Arts

Deceptive Cadence
2:35 pm
Mon January 9, 2012

Pianist Alexis Weissenberg Dies At 82

Alexis Weissenberg's skill at playing Schubert on the accordion saved his life during World War II.
Patrick Kovarik AFP/Getty Images

Originally published on Mon December 31, 2012 8:51 am

The Bulgarian-born pianist Alexis Weissenberg, whose musical talent as a youngster probably saved his life and that of his mother, died Sunday at age 82.

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Deceptive Cadence
3:37 pm
Fri January 6, 2012

Around The Classical Internet: January 6, 2012

This is all that remains of a violin PayPal asked a buyer to destroy.
Regretsy.com

Originally published on Fri January 6, 2012 2:04 pm

  • Paypal has confirmed a story that seemed at first to be too wild to be true: They told a customer to destroy a violin after a contentious eBay transaction. The instrument's provenance was disputed (though incorrect labels aren't exactly uncommon in the violin world).
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Deceptive Cadence
2:27 pm
Wed January 4, 2012

The Takacs Quartet's Haydn: Brilliant, But With A Bite

The Takacs Quartet, continuing to conquer the music of "Papa" Haydn.
Ellen Appel courtesy of the artists

Originally published on Tue January 3, 2012 12:53 pm

For string quartet lovers, a new release by the Takács Quartet is always reason to celebrate. In recent years, their vividly intense recordings of Schubert, Schumann and Brahms, not to mention Bartok and Beethoven, have continued to garner the huge acclaim that has become the nearly default critical response over some three decades.

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Opinion
3:51 pm
Mon January 2, 2012

Poetic Perfection: Three Favorite Poems Of 2011

istockphoto.com

Originally published on Mon January 2, 2012 6:00 am

David Lehman is a poet and the series editor for The Best American Poetry series.

Three of my favorite poems of 2011 share a sense of mystery and the uncanny – a spooky but also exhilarating glimpse of a spiritual world beyond our own. All favor plain speech, an unadorned directness, eschewing the glamour of rhyme or traditional form.

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Deceptive Cadence
3:15 pm
Fri December 30, 2011

Around The Classical Internet: December 30, 2011

Learning the conductorly art of shaping music with your body.
Andrei Tchernov iStock

Originally published on Fri December 30, 2011 3:09 pm

  • How exactly does a conductor conduct? New York magazine critic Justin Davidson steps on the podium to find out after an intensive fall of coaching by Alan Gilbert and James Ross who co-lead Juilliard's conducting program. "Lifting the baton feels a little like getting ready to push off from the top of a ski slope, in that I'll move in the right direction whatever I do, and also because fear will cause disaster. Neither fact is comforting."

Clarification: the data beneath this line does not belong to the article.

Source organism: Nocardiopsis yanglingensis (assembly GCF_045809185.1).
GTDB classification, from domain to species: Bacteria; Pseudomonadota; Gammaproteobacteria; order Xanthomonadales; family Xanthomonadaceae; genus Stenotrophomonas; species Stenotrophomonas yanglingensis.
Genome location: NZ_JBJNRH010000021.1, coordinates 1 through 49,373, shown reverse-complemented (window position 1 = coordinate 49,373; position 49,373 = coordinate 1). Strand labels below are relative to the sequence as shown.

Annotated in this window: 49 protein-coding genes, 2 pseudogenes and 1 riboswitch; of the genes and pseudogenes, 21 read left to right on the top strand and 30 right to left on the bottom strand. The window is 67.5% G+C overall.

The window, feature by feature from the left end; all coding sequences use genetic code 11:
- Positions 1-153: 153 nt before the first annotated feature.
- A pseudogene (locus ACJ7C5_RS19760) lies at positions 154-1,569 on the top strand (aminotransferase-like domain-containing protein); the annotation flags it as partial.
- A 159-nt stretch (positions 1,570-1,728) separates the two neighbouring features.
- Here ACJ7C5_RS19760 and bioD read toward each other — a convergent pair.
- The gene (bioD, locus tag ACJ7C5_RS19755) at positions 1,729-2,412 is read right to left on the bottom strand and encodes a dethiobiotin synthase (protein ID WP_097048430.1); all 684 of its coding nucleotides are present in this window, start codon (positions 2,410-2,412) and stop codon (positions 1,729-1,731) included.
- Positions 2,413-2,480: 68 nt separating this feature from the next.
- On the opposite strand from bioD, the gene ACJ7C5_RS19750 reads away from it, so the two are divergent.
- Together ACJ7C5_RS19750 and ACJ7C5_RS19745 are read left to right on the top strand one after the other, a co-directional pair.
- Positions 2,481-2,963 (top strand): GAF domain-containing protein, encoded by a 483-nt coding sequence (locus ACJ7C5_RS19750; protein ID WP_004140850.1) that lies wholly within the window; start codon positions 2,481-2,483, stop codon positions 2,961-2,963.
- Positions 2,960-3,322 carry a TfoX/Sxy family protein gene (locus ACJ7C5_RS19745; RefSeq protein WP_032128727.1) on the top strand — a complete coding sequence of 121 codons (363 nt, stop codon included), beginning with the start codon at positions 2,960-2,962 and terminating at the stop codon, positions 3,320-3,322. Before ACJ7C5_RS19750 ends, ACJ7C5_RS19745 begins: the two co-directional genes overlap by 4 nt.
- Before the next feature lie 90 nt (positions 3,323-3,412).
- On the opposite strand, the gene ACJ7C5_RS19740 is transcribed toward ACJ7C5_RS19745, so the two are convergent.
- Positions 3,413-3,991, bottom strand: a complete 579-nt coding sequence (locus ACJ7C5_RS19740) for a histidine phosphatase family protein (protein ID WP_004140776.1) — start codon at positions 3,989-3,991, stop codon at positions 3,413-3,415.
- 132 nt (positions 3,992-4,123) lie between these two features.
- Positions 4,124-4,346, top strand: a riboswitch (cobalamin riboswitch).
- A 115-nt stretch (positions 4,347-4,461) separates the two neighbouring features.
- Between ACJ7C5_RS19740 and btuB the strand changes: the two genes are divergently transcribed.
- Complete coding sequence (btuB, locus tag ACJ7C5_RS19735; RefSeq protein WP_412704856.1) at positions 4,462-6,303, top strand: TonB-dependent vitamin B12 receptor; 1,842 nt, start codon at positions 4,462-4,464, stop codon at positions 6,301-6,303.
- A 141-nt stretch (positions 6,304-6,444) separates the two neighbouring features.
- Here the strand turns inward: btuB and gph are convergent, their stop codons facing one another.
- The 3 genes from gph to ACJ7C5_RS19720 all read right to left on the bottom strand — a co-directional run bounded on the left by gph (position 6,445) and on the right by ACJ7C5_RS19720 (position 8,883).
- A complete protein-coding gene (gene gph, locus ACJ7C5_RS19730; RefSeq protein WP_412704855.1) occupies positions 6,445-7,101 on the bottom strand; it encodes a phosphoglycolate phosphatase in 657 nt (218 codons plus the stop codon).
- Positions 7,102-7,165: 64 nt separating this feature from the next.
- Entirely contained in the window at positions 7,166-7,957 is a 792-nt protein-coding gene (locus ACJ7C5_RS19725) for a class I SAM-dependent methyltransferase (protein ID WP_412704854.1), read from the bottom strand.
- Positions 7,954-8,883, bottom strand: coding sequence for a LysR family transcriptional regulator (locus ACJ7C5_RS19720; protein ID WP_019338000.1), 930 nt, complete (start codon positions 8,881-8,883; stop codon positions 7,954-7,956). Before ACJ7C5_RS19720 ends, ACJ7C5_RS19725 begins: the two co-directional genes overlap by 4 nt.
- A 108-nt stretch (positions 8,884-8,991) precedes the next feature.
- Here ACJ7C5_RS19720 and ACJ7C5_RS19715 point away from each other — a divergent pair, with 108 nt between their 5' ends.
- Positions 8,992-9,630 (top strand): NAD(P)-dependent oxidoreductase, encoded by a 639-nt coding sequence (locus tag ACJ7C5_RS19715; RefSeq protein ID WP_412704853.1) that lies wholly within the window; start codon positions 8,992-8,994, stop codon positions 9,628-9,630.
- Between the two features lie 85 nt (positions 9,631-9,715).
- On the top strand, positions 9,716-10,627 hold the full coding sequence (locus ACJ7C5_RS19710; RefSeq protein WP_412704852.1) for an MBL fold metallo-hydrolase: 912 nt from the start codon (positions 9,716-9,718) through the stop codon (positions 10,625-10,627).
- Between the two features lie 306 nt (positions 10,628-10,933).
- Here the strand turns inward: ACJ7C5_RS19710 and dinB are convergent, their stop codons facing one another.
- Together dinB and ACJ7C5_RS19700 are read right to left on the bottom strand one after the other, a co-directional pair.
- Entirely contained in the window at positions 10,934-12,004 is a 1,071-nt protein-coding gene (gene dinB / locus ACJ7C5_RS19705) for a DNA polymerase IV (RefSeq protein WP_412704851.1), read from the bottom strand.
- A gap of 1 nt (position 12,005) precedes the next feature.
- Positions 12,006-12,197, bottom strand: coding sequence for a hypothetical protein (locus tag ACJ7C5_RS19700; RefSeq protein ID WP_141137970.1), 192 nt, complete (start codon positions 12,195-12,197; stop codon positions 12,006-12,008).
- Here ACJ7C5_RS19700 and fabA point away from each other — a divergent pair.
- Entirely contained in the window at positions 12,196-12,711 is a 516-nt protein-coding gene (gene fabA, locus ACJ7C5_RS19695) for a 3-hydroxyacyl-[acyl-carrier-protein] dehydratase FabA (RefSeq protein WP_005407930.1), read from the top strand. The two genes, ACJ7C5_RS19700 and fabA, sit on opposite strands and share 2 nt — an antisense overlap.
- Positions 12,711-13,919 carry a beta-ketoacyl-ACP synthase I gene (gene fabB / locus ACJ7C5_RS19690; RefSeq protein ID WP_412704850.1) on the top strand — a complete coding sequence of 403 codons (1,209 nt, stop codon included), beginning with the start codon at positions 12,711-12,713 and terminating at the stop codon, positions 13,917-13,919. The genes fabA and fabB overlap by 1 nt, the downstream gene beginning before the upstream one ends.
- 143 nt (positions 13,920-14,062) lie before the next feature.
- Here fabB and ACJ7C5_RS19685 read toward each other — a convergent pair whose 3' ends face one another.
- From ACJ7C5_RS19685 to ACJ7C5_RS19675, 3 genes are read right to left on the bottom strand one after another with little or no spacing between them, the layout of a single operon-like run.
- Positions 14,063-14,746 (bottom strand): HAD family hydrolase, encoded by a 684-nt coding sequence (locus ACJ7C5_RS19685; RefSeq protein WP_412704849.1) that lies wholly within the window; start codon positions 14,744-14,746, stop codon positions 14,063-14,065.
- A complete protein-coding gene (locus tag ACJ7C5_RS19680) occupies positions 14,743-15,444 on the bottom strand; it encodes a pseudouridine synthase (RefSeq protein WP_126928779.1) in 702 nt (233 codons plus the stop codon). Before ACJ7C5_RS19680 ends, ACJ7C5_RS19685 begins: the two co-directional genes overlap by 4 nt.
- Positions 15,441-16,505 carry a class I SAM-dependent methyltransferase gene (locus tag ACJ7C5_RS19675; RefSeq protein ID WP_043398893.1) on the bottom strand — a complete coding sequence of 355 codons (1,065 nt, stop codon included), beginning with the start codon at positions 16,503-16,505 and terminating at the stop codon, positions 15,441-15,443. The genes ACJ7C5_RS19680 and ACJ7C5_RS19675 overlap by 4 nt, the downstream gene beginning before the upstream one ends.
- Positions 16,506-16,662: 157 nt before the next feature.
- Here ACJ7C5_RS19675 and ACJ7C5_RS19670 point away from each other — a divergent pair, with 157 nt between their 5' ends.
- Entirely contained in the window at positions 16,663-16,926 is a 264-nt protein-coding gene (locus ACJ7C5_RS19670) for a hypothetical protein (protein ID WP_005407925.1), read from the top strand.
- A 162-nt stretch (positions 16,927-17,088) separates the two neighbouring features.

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Tiny Desk Concerts
1:55 pm
Tue December 27, 2011

Maria Volonte: Tiny Desk Concert

Deceptive Cadence
1:54 pm
Tue December 27, 2011

Classical Lost And Found: The Art Of The Concerto In Azerbaijan

A view of the 16th-century Shirvanshakhs palace in Azerbaijan's capital city, Baku.
Alexander Hassenstein Getty Images

Originally published on Tue December 27, 2011 9:24 am

The folk music of Azerbaijan pervades the very rarely heard symphonic works on this album. A winning synthesis of East and West, these pieces — mostly for piano — feature five of the country's most celebrated composers, including Farhad Badalbeyli, who's also the principal piano soloist.

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Music News
1:38 pm
Mon December 26, 2011

'Messiah': A Holiday Tradition Transcending Time

A statue of George Frideric Handel, posing with his Messiah transcript, at London's Westminster Abbey.
Peter Macdiarmid Getty Images

Originally published on Sun December 25, 2011 4:46 am

This Christmas season, musicians around the country are continuing a centuries-old holiday tradition: performing George Frideric Handel's Baroque masterpiece, Messiah.

In Washington, D.C., the National Symphony Orchestra has finished its 58th annual performance of the work. This year, guest conductor Matthew Halls led the orchestra, which was accompanied by four soloists and the University of Maryland Concert Choir.

Though the performance marked Halls' debut with the NSO, he is not a newcomer to Messiah.

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NPR's Holiday Favorites
12:50 pm
Sat December 24, 2011

Tinsel Tales 2011: NPR Christmas Stories

iStockphoto.com

Originally published on Thu January 5, 2012 8:55 pm

  • Hear the full hour of stories

Christmas is a time of traditions, and over the years, NPR has created a few traditions of its own. In this hourlong special, wistfulness, joy, doubt, hope — all the emotions we feel at this time of year — are summoned up in memorable stories from the NPR broadcast archives.

NPR voices, past and present, tell stories of the season. Perhaps you remember these tales fondly. Or maybe you'll fall in love with them for the first time.


Santa Claus, Private Eye
by the Duck's Breath Mystery Theatre of San Francisco

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Deceptive Cadence
12:48 pm
Sat December 24, 2011

Heavenly Music From Hildegard Of Bingen, A Soon-To-Be Actual Saint

Originally published on Wed December 21, 2011 3:43 pm

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